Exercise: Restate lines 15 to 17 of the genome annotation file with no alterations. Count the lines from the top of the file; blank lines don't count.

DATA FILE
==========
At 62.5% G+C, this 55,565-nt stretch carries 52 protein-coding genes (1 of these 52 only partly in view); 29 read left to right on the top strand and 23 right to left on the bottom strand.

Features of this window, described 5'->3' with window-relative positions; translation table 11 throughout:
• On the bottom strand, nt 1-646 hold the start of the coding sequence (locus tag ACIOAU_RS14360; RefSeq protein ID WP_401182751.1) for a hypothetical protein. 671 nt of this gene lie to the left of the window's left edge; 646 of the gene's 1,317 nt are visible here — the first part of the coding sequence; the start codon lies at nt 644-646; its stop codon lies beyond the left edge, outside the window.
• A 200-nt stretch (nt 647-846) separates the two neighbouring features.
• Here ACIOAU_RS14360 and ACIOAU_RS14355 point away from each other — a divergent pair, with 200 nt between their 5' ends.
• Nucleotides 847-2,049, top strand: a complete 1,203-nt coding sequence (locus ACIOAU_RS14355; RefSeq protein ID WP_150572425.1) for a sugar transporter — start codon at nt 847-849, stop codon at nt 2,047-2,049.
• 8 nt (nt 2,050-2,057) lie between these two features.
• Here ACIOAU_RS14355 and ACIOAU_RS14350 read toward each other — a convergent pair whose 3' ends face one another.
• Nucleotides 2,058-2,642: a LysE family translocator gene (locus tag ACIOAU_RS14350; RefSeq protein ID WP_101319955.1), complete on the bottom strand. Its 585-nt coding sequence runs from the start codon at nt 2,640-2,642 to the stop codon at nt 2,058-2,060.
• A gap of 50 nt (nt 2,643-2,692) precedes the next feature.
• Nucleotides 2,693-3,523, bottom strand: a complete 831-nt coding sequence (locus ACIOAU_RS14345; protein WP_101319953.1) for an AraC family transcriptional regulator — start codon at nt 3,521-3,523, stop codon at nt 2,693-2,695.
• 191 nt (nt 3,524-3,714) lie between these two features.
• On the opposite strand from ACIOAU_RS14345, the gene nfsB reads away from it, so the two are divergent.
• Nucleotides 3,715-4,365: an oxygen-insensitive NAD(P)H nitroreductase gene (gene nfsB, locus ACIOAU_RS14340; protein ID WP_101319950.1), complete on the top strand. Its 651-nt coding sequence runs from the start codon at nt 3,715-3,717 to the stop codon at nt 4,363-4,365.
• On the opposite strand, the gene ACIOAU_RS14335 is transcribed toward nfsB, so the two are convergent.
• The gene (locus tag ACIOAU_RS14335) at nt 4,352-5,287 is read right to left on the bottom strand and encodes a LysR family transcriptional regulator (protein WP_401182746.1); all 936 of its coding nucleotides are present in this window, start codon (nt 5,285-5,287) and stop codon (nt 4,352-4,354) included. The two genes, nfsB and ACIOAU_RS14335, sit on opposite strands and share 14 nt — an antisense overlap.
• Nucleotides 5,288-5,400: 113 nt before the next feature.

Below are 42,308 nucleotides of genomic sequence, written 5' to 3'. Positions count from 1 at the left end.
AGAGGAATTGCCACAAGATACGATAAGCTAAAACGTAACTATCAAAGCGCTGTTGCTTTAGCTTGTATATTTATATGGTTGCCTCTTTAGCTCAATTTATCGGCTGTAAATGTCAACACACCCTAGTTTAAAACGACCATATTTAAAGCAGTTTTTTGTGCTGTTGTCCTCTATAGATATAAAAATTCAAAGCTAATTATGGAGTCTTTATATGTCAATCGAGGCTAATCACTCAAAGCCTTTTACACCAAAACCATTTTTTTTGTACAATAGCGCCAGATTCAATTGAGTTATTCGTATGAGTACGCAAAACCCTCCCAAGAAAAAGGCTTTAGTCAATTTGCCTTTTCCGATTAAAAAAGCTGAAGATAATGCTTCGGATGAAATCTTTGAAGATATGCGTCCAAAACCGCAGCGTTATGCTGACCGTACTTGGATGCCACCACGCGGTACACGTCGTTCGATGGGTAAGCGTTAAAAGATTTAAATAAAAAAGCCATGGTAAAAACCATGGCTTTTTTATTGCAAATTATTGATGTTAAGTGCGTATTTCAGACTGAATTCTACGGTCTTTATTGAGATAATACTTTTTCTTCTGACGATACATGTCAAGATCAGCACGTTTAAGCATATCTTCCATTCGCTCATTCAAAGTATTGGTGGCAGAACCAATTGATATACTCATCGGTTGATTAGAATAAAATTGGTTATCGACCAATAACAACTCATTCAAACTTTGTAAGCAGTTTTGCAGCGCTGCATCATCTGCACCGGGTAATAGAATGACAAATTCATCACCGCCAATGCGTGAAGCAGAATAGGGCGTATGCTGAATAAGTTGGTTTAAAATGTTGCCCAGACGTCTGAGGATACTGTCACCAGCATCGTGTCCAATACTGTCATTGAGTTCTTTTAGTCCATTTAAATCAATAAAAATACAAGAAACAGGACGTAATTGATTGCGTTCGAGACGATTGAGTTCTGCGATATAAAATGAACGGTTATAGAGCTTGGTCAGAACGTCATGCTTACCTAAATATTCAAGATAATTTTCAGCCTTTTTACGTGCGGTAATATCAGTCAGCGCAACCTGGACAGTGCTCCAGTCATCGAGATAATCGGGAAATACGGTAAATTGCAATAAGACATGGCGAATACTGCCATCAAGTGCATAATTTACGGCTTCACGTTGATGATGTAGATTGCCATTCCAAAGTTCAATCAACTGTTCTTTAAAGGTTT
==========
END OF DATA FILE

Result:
• On the opposite strand, the gene ACIOAU_RS14335 is transcribed toward nfsB, so the two are convergent.
• The gene (locus tag ACIOAU_RS14335) at nt 4,352-5,287 is read right to left on the bottom strand and encodes a LysR family transcriptional regulator (protein WP_401182746.1); all 936 of its coding nucleotides are present in this window, start codon (nt 5,285-5,287) and stop codon (nt 4,352-4,354) included. The two genes, nfsB and ACIOAU_RS14335, sit on opposite strands and share 14 nt — an antisense overlap.
• Nucleotides 5,288-5,400: 113 nt before the next feature.